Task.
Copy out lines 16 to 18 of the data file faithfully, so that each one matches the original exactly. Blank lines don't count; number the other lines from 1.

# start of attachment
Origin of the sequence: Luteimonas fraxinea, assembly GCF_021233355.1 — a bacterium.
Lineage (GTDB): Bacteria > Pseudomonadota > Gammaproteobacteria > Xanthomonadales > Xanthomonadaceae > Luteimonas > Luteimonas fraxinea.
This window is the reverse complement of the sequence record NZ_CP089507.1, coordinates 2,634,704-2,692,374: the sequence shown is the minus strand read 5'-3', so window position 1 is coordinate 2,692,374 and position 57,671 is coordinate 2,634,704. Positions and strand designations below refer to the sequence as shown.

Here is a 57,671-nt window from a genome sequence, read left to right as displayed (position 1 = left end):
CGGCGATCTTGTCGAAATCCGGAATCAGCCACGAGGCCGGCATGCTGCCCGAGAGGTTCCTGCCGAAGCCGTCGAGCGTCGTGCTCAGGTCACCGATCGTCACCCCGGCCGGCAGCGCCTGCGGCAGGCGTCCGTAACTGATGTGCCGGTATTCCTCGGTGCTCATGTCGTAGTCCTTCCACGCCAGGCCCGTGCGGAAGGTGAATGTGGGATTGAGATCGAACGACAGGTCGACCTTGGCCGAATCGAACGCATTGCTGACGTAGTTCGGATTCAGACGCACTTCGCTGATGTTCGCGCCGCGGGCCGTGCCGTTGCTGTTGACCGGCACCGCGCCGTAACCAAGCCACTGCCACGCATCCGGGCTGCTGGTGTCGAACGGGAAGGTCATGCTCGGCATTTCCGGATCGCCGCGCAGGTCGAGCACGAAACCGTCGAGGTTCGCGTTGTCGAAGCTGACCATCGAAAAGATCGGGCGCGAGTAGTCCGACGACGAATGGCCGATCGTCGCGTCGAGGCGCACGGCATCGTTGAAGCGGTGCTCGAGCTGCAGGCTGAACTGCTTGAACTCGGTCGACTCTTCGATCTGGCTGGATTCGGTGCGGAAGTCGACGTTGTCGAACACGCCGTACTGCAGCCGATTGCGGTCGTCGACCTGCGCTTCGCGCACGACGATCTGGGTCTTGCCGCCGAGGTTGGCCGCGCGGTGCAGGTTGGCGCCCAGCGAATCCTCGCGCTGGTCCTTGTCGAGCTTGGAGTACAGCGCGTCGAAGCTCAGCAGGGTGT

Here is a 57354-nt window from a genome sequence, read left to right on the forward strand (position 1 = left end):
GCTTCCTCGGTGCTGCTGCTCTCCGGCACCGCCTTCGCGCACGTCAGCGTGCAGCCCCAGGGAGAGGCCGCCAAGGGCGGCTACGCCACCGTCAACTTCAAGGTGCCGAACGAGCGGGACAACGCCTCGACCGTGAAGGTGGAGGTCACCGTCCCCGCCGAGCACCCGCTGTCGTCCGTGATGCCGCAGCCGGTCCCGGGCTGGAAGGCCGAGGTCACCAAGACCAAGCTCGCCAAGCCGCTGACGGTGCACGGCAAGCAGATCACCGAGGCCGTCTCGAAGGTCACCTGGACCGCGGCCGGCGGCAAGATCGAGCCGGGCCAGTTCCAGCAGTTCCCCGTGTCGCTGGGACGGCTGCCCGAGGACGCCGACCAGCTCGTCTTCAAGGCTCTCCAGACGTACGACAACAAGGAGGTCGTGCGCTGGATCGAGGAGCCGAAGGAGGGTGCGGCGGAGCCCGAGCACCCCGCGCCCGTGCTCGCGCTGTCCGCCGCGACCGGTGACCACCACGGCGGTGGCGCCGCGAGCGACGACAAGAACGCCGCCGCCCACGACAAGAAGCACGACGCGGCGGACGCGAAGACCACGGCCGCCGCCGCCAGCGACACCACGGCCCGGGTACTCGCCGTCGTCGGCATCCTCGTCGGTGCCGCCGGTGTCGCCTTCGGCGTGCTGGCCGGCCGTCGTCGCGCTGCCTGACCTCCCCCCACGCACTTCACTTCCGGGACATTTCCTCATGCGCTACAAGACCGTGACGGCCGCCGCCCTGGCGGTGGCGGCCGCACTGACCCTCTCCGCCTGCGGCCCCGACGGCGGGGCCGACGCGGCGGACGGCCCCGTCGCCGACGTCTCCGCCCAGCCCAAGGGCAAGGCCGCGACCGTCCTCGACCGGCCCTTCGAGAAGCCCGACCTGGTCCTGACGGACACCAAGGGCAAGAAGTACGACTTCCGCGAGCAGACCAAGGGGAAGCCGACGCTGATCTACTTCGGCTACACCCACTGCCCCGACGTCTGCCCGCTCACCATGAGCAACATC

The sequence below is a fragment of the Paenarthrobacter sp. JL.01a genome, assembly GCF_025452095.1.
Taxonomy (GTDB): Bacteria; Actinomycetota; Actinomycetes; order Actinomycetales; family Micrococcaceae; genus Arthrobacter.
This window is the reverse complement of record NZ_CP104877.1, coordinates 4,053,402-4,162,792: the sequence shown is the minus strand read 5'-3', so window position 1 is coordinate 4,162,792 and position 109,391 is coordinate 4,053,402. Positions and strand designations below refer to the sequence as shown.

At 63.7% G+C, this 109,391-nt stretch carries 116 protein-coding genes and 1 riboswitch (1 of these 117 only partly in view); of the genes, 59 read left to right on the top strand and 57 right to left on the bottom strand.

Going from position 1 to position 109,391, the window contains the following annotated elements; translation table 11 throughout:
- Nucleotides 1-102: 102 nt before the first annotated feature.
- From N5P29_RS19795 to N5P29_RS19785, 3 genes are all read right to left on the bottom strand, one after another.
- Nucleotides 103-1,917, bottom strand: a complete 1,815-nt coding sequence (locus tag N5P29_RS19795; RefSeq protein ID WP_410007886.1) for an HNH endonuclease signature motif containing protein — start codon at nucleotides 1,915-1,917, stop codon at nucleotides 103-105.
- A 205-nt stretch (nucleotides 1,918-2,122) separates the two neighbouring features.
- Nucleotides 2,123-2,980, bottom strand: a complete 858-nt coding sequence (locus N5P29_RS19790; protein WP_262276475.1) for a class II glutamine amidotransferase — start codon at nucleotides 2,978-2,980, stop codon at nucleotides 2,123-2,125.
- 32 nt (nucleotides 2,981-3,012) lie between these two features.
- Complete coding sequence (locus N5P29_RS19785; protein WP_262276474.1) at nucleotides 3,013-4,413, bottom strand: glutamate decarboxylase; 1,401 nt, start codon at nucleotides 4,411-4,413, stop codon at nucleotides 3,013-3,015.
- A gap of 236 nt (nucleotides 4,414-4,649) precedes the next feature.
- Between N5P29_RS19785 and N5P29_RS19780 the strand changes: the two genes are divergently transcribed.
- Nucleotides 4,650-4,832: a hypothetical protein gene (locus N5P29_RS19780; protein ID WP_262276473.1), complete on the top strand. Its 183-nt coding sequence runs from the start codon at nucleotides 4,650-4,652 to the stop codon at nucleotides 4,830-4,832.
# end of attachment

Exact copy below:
- A 205-nt stretch (nucleotides 1,918-2,122) separates the two neighbouring features.
- Nucleotides 2,123-2,980, bottom strand: a complete 858-nt coding sequence (locus N5P29_RS19790; protein WP_262276475.1) for a class II glutamine amidotransferase — start codon at nucleotides 2,978-2,980, stop codon at nucleotides 2,123-2,125.
- 32 nt (nucleotides 2,981-3,012) lie between these two features.